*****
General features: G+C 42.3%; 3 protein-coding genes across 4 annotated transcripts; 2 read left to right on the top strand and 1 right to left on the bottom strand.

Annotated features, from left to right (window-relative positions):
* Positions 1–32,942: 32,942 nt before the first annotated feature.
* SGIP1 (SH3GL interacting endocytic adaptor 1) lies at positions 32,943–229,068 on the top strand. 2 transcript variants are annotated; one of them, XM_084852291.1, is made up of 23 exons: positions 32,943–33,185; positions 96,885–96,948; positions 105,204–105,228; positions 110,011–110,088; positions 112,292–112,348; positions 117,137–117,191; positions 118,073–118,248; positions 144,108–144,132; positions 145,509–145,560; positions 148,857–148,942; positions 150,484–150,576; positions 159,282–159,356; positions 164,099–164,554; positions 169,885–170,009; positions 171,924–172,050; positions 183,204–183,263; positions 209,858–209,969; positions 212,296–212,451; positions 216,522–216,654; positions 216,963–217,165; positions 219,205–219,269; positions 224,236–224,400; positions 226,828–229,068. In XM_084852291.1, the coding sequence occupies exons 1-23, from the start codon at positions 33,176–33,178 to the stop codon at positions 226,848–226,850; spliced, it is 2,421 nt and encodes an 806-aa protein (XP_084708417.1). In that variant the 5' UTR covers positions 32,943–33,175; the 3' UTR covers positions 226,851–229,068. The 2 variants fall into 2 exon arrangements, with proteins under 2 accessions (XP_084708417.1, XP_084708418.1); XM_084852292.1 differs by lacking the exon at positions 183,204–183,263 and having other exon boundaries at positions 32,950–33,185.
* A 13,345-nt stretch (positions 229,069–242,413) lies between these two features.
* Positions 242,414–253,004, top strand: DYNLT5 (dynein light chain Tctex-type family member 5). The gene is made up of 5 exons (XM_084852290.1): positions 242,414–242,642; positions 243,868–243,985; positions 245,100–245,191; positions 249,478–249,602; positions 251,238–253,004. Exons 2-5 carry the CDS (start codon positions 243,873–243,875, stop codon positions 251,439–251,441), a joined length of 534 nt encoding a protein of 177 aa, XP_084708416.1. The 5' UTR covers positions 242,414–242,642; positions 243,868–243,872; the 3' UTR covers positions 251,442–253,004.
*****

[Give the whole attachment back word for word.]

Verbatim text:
General features: G+C 42.3%; 3 protein-coding genes across 4 annotated transcripts; 2 read left to right on the top strand and 1 right to left on the bottom strand.

Annotated features, from left to right (window-relative positions):
* Positions 1–32,942: 32,942 nt before the first annotated feature.
* SGIP1 (SH3GL interacting endocytic adaptor 1) lies at positions 32,943–229,068 on the top strand. 2 transcript variants are annotated; one of them, XM_084852291.1, is made up of 23 exons: positions 32,943–33,185; positions 96,885–96,948; positions 105,204–105,228; positions 110,011–110,088; positions 112,292–112,348; positions 117,137–117,191; positions 118,073–118,248; positions 144,108–144,132; positions 145,509–145,560; positions 148,857–148,942; positions 150,484–150,576; positions 159,282–159,356; positions 164,099–164,554; positions 169,885–170,009; positions 171,924–172,050; positions 183,204–183,263; positions 209,858–209,969; positions 212,296–212,451; positions 216,522–216,654; positions 216,963–217,165; positions 219,205–219,269; positions 224,236–224,400; positions 226,828–229,068. In XM_084852291.1, the coding sequence occupies exons 1-23, from the start codon at positions 33,176–33,178 to the stop codon at positions 226,848–226,850; spliced, it is 2,421 nt and encodes an 806-aa protein (XP_084708417.1). In that variant the 5' UTR covers positions 32,943–33,175; the 3' UTR covers positions 226,851–229,068. The 2 variants fall into 2 exon arrangements, with proteins under 2 accessions (XP_084708417.1, XP_084708418.1); XM_084852292.1 differs by lacking the exon at positions 183,204–183,263 and having other exon boundaries at positions 32,950–33,185.
* A 13,345-nt stretch (positions 229,069–242,413) lies between these two features.
* Positions 242,414–253,004, top strand: DYNLT5 (dynein light chain Tctex-type family member 5). The gene is made up of 5 exons (XM_084852290.1): positions 242,414–242,642; positions 243,868–243,985; positions 245,100–245,191; positions 249,478–249,602; positions 251,238–253,004. Exons 2-5 carry the CDS (start codon positions 243,873–243,875, stop codon positions 251,439–251,441), a joined length of 534 nt encoding a protein of 177 aa, XP_084708416.1. The 5' UTR covers positions 242,414–242,642; positions 243,868–243,872; the 3' UTR covers positions 251,442–253,004.